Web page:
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Fig. 3. Genomic context of the paralogous recombination hotspots for NF1 microdeletion. (A) Alignment, identity, and sequence features of the 51-kb high identity NF1-REP-P1-51 and NF1-REP-M-51 paralogs. Alignment mismatch panel shows gap alignments ranging from 1 to 50 bp between NF1-REP-P1-51 and NF1-REP-M-51 in BACs RP11-271K11 and RP11-640N20, respectively. PSVs for each REP, indels excluded, with a sliding 100-bp window are shown, including a matrix attachment site (MAR), an apparent gene conversion tract with variants matching NF1-REP-E19, and a 700-bp segment of perfect match with statistical evidence of gene conversion. The positions of promoter like sequences not associated with known genes are indicated in the lower panel. (B) Detailed structure of the PRS2 region. Breakpoint intervals are shown along with the 2.3-kb hotspot, which harbors 93% of breakpoint intervals in PRS2 region. Finer localization of the 700-bp gene conversion tract and the promoter like sequences from (A) are shown. Nucleotide positions for both panels refer to the NF1-REP-P1-51 in BAC RP11-271K11. (Adapted from ref. 24 with permission.)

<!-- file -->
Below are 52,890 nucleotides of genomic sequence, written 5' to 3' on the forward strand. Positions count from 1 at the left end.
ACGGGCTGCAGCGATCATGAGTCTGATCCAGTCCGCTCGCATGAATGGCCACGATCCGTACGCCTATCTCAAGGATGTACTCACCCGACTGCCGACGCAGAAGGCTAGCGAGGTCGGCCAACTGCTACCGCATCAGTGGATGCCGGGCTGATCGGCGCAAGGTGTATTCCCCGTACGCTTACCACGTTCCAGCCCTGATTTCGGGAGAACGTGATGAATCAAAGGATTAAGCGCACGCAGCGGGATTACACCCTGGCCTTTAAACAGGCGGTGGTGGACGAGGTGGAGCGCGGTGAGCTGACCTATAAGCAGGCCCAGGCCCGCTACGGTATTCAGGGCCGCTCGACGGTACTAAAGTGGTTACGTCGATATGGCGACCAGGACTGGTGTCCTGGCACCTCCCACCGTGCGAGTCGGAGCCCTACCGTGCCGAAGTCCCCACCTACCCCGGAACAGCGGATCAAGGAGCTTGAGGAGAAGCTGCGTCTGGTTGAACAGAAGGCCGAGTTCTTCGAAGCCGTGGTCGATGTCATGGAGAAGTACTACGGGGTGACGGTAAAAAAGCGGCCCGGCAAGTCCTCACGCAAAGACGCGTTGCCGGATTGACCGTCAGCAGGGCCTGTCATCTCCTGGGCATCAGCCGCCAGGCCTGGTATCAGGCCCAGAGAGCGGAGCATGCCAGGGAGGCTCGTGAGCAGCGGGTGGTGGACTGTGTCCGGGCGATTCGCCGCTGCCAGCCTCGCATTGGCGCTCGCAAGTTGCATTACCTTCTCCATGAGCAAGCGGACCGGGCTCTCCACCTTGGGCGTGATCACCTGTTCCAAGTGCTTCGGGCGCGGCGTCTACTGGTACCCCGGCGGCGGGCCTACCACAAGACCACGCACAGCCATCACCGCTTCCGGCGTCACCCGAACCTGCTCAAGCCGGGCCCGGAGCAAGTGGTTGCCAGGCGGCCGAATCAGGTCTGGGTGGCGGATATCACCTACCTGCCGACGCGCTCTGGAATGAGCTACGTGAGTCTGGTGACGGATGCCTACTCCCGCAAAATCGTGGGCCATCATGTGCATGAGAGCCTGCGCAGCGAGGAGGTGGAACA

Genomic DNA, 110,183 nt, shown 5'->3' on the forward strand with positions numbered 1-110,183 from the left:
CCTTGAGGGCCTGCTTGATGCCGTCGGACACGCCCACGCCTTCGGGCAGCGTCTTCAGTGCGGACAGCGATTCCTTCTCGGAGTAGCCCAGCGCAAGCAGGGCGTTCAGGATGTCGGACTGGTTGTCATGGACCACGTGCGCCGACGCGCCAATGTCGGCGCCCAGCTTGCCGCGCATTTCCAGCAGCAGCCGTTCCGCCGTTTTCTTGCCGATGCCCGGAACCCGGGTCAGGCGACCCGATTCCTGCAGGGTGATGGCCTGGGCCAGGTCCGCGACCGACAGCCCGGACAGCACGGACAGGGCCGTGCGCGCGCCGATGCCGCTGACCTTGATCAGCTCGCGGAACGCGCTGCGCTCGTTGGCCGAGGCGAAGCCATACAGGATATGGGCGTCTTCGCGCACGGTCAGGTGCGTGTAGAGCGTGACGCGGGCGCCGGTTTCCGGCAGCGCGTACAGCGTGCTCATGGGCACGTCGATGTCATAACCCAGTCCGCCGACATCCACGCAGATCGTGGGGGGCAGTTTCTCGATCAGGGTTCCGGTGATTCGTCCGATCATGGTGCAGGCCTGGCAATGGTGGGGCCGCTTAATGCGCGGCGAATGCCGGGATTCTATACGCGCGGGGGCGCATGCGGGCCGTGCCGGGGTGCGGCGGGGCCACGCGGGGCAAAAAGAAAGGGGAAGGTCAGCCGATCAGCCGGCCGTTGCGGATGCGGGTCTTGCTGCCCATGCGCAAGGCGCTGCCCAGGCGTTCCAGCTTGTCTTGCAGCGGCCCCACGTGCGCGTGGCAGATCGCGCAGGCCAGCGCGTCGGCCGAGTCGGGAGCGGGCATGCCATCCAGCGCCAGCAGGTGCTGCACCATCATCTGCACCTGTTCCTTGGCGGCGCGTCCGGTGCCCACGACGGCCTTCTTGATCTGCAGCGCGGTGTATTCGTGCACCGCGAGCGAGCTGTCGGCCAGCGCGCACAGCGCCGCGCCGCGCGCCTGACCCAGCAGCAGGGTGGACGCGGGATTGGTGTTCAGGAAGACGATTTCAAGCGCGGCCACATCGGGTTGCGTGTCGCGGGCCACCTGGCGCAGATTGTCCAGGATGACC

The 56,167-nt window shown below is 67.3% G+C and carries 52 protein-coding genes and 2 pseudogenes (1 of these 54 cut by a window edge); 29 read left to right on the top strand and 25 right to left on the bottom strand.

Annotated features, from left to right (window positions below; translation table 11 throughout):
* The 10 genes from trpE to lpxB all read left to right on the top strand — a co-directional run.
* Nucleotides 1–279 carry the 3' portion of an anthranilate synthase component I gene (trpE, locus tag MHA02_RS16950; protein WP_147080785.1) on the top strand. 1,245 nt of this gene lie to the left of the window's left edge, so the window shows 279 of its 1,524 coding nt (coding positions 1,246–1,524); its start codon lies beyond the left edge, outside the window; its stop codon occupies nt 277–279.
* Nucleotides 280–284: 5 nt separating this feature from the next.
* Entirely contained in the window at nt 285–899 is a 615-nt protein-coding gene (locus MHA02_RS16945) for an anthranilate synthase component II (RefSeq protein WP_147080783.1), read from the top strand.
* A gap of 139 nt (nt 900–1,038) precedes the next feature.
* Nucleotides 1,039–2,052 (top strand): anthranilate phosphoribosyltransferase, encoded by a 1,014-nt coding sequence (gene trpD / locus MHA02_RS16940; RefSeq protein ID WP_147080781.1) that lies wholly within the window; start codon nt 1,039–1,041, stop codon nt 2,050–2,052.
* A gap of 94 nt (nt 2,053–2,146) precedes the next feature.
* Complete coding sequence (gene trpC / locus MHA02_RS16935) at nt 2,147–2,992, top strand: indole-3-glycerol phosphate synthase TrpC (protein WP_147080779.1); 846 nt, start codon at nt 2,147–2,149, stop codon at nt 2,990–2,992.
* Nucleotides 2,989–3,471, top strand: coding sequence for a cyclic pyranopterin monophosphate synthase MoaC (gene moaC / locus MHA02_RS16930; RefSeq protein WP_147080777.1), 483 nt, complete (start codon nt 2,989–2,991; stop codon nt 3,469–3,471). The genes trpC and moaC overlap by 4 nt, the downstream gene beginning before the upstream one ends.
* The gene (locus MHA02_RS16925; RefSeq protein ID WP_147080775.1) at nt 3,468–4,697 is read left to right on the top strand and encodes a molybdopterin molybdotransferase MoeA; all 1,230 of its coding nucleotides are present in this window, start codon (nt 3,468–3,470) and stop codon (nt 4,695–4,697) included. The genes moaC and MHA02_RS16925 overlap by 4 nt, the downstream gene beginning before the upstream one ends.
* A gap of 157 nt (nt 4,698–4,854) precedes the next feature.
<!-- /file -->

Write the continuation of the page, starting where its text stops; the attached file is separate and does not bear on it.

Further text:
Basic Local Alignment Search Tool (BLAST; www.ncbi.nlm.nib.gov/blast) comparison of PRS1 and PRS showed no significant sequence identity with the exception of Alu elements, LINES and other high-copy repeats, which typically shared less than 80% identity in short segments (24). PRS1 and 2 regions have quite different patterns of G+C content; the PRS2 hotspot is very G+C rich, while the PRS1 hotspot is not (Fig. 3). Both PRS hotspots are 1-2 kb distal to relative large alignment gaps (Fig. 3A), yet these did not suppress pairing as recombination in at least a few cases occurred within less than 1 kb from the gaps. The PRS regions are not of greater or lesser paralogous sequence identity as shown by the spatial distribution of PSVs, which are relatively evenly distributed across the NF1-REP-51 segment (Fig. 3) (24). Numerous tests for the presence of motifs with demonstrated or suspected roles in recombination, transcription, or translation were performed. A Chi element within PRS2 was identified (17), but this association is not preferential, as it is one of four evenly spaced Chi elements in NF1-REP-51 (24). Figure 3B shows the location of a CpG island and two promoter-like sequences, which although not associated with any known gene, may function to provide chromatin accessibility. Statistical tests for gene conversion identified the 700-bp perfect match between NF1-REP-P1-51 and NF1-REP-M-51 that coincided with PRS2 (Fig. 3B). Although perfect sequence match may contribute to breakpoint localization, these results suggest that perfect tracts at paralogous recombination hotspots may be a result of gene conversion at sites at which preferential pairing occurs for other unknown reasons (24). A search for palindromes, which are associated with other genomic rearrangements (32-35), found no palindromes larger than 18 bp and separated by 63 bp. The palindromes within the KIAA0563-y of NF1-REP-P1 are considered too distant to influence recombination at the PRS regions (Fig. 2A).

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